The adaptation of Norway spruce to extreme climatic conditions is generally believed to develop in the course of many generations, due to the interaction of several evolutionary processes (mostly by selection). However, recent results with Norway spruce have indicated that climatic adaptation can occur in only one generation in response to the climatic (temperature/photoperiode) conditions during sexual reproduction.
The purpose of this project is to establish the mechanisms underlying this short-term adaptation and to use the respective results for practical forestry purposes. This will be achieved by:
1) planning several integrated investigations using the same progenies from controlled crosses in different environments
2) analysing possible rapid selection processes during reproduction by aIlozymes and DNA markers in female gametophytes and embryos of the different progenies
3) analysing possible gene regulations by means of new innovative molecular genetic methods, aiming at the detection of the mechanisms of potential differential gene expression in different progenies.
Both main investigations will be supplemented by phenological and physiological studies on the same Norway spruce progenies.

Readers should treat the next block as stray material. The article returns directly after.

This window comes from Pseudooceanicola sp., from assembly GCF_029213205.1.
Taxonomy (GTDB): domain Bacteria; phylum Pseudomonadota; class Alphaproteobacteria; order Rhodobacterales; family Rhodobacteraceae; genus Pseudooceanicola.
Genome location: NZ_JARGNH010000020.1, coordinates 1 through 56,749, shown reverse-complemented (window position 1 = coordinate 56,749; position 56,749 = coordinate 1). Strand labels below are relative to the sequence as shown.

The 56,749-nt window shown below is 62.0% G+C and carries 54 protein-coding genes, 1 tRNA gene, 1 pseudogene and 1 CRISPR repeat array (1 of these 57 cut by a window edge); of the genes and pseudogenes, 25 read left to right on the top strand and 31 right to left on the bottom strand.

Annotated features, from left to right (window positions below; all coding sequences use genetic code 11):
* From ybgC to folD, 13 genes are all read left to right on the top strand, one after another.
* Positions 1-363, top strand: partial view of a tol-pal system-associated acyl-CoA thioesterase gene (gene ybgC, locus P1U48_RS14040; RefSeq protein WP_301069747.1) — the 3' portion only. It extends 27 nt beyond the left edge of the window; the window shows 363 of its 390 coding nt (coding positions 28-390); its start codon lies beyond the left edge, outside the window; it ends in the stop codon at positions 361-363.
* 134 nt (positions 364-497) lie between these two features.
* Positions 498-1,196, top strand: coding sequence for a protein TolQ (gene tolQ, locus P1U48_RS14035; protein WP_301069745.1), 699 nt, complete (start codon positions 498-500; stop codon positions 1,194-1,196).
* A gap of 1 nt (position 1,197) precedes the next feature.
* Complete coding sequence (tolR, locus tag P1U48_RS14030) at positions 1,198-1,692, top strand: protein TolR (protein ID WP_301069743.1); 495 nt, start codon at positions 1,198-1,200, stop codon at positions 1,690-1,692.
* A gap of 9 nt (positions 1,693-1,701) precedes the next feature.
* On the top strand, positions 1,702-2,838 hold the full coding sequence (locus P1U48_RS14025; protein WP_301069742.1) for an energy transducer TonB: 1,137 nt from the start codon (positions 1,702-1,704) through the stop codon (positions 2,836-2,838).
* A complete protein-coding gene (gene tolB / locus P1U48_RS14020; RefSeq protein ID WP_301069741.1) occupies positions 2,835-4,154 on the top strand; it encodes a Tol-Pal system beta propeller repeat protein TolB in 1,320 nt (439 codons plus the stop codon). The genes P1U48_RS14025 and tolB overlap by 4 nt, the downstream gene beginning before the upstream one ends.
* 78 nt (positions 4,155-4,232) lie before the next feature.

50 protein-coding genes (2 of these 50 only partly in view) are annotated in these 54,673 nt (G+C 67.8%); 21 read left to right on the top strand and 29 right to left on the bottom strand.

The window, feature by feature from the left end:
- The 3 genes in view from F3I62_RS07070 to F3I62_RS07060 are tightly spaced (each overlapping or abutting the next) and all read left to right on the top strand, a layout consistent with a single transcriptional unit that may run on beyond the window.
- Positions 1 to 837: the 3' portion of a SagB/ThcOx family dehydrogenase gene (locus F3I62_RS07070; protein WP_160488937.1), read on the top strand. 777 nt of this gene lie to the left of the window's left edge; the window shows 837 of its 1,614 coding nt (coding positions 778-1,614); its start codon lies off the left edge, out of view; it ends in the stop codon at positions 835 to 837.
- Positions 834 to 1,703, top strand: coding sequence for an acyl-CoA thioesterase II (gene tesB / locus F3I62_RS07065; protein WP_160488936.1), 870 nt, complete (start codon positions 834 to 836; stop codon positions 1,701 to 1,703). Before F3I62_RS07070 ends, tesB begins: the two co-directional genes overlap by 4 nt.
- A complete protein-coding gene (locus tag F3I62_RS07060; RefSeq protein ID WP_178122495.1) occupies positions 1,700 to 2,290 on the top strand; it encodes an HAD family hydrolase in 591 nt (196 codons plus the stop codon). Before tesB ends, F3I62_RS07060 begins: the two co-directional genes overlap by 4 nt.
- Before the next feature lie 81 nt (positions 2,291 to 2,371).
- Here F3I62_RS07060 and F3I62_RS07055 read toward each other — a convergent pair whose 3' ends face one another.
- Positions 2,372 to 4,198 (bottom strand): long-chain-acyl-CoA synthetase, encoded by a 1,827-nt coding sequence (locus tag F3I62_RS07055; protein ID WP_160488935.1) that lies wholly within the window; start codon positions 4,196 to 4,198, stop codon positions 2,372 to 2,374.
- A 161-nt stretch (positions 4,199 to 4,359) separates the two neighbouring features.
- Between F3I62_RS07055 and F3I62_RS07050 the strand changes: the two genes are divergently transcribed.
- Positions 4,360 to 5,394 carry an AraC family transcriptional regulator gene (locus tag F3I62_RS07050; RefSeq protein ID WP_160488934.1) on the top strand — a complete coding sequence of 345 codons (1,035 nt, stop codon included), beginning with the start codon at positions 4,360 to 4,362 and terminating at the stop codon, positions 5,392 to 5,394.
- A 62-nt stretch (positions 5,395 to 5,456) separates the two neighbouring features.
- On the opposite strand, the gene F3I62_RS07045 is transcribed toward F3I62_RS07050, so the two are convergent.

The environment in which the seeds were produced and matured is a significant factor for early height growth in a frost-free environment. The analyses also indicate that families differ significantly in growth just as they do in phenology.
It was proven that phenotypic behavior, particularly climatic adaptation, does not only reflect the interaction of past evolutionary processes; it is also determined by short-term effects during sexual reproduction. Even progeny of one and the same pair of artificially mated trees can behave as genetically different progenies.
Offspring from spruce plantations identified by mitochondrial DNA markers to be of central European origin were more similar to local Norwegian than to their parental provenances.
The parameters of the environmental conditions during seed production could influence the inheritance of chromosomal regions inducing segregation distortion affecting the frequency of alleles involved in the control of early steps of the reproductive process.
The general results of the project give considerable practical relevance, including conventional forestry practice. Embryogenesis and seed maturation, not only in a warmer climate but also during warmer seed years leads to retarded bud burst, which is an advantage in areas prone to spring frost. Taking account of this point could be of crucial importance for the success of plantations. In the field, the long-term heat sums during the reproduction period vary greatly from year to year. Hence, it has to be considered, whether much of the abundant seed produced under extremely worm weather conditions should really be collected for deployment.
Scientist responsible for the project
Prof. Dr ELLEN FISCHER-KALLMANN
Germany - DE
Phone: +49 551 393792
Fax: +49 551 393797
||01 December 2000
||1 562 777 €
|Total EC contribution
||1 279 208 €
|Web address of the project